This past week the the RE Children’s Project (www.rechildrens.org) provided a research grant to Dr. Charles Chiu at the University of California, San Francisco for an initial amount of $25,000.  Below is a description of the research taken from the research proposal.

“We will analyze 20-50 brain tissue specimens from RE patients using (1) the Virochip, a pan-viral microarray designed to detect all known as well as novel viruses, and (2) deep sequencing on an Illumina Hi-Seq 2000 Genetic Analyzer.   The samples will be kindly provided by Dr. Christian Bien and Jan Bauer  at the University of Bonn in Germany and Dr. Gary Mathern at University of California, Los Angeles.

We will adopt a two-pronged approach to comprehensively identify viruses or other infectious agents in these specimens.  First, we will analyze all of the specimens using the Virochip.  Analysis of samples by the Virochip is a stepwise process of nucleic acid extraction and amplification, hybridization, and microarray interpretation, for which we now have standardized and well-described protocols in place.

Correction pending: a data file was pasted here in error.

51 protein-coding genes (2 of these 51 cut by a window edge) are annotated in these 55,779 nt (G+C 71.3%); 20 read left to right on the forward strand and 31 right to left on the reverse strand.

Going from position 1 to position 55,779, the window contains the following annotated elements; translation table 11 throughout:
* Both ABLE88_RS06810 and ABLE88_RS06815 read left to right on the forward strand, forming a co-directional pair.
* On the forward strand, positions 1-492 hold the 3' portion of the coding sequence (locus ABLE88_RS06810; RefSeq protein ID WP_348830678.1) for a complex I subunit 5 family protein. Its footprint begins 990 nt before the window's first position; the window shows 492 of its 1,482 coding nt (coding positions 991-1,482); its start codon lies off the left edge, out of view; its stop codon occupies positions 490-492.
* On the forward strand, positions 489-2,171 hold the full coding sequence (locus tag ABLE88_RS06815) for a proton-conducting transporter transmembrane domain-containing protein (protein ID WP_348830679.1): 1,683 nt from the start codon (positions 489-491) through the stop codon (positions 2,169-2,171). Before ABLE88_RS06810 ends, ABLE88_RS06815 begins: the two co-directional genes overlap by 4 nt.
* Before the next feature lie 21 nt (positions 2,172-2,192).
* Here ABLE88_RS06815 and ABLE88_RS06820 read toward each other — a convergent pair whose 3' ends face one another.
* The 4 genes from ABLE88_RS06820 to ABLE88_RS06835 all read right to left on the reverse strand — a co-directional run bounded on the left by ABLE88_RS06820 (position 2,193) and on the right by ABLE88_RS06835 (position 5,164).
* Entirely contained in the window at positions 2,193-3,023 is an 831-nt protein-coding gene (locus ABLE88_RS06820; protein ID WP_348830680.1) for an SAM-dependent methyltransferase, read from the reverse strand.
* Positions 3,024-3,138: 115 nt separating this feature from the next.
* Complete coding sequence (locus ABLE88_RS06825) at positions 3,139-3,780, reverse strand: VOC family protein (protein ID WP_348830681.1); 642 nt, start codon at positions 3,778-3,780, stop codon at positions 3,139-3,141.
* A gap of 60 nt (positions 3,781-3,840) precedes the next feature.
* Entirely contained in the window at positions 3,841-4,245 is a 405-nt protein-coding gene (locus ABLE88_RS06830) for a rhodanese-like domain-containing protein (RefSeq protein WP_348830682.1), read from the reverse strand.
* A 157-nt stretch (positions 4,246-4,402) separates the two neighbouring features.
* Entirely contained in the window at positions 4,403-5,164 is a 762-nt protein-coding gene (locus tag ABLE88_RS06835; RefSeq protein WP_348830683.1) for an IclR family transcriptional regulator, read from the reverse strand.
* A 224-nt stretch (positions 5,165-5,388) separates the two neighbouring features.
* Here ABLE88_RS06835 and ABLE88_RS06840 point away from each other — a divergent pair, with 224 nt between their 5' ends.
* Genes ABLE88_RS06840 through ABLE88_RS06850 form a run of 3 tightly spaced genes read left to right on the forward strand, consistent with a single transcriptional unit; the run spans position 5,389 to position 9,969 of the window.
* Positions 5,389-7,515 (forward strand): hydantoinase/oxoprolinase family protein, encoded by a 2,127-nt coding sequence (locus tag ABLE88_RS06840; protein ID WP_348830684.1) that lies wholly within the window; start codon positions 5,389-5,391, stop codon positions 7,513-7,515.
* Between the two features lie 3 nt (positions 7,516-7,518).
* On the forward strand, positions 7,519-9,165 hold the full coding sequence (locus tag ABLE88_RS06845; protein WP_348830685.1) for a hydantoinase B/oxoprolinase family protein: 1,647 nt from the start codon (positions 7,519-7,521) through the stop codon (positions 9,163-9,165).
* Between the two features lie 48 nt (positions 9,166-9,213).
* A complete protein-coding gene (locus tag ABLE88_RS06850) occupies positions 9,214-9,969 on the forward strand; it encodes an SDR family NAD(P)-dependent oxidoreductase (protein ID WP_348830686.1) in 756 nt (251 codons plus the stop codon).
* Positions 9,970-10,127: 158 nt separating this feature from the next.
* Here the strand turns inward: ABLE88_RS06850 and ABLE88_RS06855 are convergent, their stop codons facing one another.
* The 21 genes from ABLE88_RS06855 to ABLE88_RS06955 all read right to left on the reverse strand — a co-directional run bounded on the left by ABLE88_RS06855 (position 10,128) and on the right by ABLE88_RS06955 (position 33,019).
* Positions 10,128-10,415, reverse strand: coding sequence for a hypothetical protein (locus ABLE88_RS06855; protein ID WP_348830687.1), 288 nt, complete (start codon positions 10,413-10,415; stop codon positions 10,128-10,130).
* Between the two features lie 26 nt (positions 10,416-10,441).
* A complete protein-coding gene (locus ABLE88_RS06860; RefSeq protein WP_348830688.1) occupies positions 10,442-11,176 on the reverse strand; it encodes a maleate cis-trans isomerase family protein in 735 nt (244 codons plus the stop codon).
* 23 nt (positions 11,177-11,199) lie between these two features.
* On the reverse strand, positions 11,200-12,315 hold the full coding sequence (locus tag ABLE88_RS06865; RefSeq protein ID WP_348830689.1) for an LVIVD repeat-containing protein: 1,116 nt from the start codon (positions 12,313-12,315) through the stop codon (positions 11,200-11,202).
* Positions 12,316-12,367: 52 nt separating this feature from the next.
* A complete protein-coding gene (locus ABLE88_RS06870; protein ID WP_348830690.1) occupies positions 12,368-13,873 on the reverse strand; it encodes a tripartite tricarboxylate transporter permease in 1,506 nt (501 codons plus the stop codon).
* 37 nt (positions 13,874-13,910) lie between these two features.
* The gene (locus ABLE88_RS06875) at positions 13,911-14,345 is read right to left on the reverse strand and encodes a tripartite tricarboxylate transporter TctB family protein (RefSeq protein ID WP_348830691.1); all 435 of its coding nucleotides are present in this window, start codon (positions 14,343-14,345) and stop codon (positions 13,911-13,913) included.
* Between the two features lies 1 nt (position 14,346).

Second, we will subject all specimens to deep sequencing on an Illumina Hi-Seq 2000 Genetic Analyzer/Om.  Clinical metagenomics, nucleic acid (RNA and /or DNA) are extracted from specimens and amplified libraries are generated.  “Deep sequencing” of these libraries is then performed.   We now have the capacity to produce, per lane, ~50-80 million sequence reads per run with read lengths of 200 base pairs (100 bp paired end).  The use of deep sequencing is complementary to microarrays, as deep sequencing, although labor and cost-intensive, has the capability of detecting nearly all known infectious agents (i.e. viruses, bacteria, fungi, parasites, etc.) by alignment to large sequence databases such as GenBank.  We have also developed a computational protocol for automated analysis of Illumina deep sequencing data.

Ultimately, we aim to use comprehensive technologies to answer the question of whether RE as an infectious cause, or whether RE is more likely to be a non-infectious inflammatory or autoimmune disease.  These results will help guide diagnosis, therapy, and further research into the causes of this devastating illness.”

For more information contact Seth Wohlberg; swohlberg@rechildrens.com

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